One example of this is the oral clips amassed in the collection. The interviews and transcripts recorded include Reynolds’s participation in events to Compos’ persecution and imprisonment. The one hundred and eleven one-hour informative tapes were recorded from 1985-1986 and conducted by Centro. Reynolds was willing to spend dozens of hours recording to assemble evidence for the events surrounding the Puerto Rican issue. She brings up the idea that the “lack of historical insight on the part of many Puerto Rican activists…is a product of the suppression by the United States of the historical recognition of many seminal events in the struggle for Puerto Rican independence.” She stressed the importance of keeping historical sources and how that fulfills the circumstances that led her to keep an oral history.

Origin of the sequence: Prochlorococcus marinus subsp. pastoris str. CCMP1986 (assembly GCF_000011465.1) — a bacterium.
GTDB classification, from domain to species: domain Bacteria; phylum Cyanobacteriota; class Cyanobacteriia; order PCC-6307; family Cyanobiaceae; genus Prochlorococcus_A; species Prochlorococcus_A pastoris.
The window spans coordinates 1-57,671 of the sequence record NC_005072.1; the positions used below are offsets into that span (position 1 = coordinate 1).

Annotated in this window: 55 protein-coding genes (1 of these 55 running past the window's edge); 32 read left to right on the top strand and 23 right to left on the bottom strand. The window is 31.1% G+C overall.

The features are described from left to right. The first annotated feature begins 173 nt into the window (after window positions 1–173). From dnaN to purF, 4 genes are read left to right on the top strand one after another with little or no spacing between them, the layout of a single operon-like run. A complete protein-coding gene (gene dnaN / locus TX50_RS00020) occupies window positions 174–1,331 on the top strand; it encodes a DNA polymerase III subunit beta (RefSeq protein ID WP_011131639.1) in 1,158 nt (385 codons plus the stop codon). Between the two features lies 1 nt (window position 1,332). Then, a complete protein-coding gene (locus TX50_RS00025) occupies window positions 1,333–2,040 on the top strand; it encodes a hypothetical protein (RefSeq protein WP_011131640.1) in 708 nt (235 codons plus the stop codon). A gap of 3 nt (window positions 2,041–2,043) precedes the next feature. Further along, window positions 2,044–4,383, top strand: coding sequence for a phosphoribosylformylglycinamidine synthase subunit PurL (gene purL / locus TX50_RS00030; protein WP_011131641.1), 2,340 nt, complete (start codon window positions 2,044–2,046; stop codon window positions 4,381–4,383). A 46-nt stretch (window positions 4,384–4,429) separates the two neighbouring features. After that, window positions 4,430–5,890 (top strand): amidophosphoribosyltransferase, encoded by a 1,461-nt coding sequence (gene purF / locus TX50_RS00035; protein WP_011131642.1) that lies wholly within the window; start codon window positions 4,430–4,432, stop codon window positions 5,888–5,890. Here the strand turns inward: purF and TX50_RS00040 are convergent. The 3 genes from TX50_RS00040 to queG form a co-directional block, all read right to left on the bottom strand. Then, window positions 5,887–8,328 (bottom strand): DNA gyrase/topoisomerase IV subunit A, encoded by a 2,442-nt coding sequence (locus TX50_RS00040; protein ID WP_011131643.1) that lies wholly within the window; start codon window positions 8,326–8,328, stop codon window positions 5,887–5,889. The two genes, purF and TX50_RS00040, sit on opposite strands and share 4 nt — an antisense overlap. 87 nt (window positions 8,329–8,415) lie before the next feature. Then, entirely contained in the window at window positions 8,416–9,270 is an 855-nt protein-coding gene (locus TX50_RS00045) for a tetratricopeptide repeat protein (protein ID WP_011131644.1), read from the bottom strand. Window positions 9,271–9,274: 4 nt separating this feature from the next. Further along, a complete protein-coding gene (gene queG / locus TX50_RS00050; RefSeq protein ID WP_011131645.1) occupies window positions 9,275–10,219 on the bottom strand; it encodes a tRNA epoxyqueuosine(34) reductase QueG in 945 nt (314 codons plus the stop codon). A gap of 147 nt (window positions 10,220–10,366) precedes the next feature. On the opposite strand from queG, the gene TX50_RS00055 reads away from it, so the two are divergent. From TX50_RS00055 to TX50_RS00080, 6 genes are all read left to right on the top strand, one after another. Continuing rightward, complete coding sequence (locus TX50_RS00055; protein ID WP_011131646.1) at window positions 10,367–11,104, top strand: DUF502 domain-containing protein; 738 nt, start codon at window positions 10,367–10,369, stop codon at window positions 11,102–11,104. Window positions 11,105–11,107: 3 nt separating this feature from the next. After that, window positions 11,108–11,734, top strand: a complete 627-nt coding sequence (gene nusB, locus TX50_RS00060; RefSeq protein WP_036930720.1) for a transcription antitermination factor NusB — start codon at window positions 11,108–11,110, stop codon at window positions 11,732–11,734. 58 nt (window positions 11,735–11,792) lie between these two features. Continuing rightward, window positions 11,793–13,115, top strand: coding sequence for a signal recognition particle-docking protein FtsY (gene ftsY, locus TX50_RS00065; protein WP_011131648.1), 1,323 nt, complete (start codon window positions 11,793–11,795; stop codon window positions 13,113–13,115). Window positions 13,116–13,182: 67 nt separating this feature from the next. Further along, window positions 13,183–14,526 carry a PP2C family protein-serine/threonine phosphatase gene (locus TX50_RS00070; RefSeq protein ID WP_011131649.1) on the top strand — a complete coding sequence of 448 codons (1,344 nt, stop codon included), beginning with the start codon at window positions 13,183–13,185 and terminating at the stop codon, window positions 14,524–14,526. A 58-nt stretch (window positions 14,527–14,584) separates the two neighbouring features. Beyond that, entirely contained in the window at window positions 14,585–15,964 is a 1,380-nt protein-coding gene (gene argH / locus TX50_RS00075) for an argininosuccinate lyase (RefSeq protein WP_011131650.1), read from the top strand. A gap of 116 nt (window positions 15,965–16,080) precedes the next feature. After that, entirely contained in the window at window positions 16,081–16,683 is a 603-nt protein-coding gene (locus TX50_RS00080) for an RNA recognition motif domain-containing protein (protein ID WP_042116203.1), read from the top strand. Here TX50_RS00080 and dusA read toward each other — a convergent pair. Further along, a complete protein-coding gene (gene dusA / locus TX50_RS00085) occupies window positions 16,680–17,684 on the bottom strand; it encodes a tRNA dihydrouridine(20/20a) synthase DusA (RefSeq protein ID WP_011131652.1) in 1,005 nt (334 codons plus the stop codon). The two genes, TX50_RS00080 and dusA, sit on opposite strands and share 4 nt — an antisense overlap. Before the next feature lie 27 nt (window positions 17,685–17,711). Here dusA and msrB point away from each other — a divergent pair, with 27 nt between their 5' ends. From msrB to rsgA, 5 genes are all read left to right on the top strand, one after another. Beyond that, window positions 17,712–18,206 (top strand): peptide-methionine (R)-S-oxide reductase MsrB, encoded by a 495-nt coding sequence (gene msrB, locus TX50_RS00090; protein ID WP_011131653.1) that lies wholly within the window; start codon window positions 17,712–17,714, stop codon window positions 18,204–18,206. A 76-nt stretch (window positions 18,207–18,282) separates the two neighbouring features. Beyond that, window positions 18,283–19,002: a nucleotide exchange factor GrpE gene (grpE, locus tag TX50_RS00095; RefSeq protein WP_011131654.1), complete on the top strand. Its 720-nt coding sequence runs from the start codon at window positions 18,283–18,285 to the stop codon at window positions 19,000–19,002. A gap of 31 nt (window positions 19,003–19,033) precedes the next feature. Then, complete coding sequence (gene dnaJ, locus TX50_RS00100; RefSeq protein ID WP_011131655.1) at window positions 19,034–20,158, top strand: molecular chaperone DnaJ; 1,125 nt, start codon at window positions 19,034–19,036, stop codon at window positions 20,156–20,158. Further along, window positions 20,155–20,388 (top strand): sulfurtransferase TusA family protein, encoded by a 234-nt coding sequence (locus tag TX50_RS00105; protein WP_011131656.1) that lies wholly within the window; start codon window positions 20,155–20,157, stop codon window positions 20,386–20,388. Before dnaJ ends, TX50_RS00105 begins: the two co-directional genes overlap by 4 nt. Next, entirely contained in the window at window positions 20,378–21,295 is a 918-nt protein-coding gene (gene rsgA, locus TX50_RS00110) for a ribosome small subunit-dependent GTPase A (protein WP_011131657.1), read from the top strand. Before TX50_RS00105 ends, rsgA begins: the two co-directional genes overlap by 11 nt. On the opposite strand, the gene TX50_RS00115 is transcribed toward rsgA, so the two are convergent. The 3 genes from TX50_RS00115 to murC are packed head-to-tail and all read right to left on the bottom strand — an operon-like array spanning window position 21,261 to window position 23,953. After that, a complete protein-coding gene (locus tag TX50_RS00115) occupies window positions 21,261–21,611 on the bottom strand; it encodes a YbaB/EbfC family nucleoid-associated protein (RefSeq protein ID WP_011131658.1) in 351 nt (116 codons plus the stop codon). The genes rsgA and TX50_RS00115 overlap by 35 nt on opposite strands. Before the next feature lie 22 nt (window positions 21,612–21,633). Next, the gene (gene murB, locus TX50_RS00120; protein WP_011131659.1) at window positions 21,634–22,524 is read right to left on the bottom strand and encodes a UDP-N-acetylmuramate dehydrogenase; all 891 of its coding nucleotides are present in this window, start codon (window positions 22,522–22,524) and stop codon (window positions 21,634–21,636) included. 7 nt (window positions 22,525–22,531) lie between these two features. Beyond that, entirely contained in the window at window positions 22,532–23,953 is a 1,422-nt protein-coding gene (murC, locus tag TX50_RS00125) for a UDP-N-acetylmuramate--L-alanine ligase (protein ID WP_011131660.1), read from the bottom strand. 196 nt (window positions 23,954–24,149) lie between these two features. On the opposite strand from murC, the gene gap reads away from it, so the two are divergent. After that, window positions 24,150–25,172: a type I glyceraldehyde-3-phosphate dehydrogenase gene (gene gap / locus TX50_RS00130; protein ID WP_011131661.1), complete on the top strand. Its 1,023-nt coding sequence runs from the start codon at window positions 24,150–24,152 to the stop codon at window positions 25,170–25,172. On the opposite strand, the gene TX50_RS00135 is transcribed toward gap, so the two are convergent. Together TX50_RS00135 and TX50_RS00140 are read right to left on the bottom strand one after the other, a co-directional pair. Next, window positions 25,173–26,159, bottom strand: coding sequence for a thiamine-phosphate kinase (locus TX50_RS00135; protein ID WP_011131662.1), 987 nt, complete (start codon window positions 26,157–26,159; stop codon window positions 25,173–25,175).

Another subject topic that was recorded in her Papers, is the student strikes in Puerto Rico. In Series III writing, Reynolds investigated the strikes happening at the University of Puerto Rico. The purpose of this report was informative background she prepared for the American League to get them involved in other trivial affairs. Reynolds wanted to broaden the focus of her colleagues in the League so they can notice the “bondage” Puerto Rico was in. The territory’s problems weren’t caused by just one source so it didn’t only affect a certain group of people. The problems had already reached all the corners of Puerto Rico. The audience Reynolds wants to convey towards isn’t only limited to her colleagues but also the general English-speaking masses. This is evident as many of the Spanish clippings are translated into English by Juan Juarbe y Juarde. Reynolds had some of her intake of the situation in her Paper but also had newspaper clips from the island translated. This gives the reader a chance to comprehend how the Puerto Rican media conveys the situation and also why Reynolds’s proposals would seem to challenge existing views. On the other hand, she may be intending something different for the Puerto Ricans. As many sources are translated into English, many of her writing were also translated into Spanish. For example, in her writing on the student strikes, La Responsabilidad es Nuestra was also translated by Juan Juarbe y Juarbe. Reynolds seems to reinforce existing views in this writing. She wants the citizens of Puerto Rico to stand up for themselves and encourage any groups to come out of hiding through the display of numerous people fighting for their cause.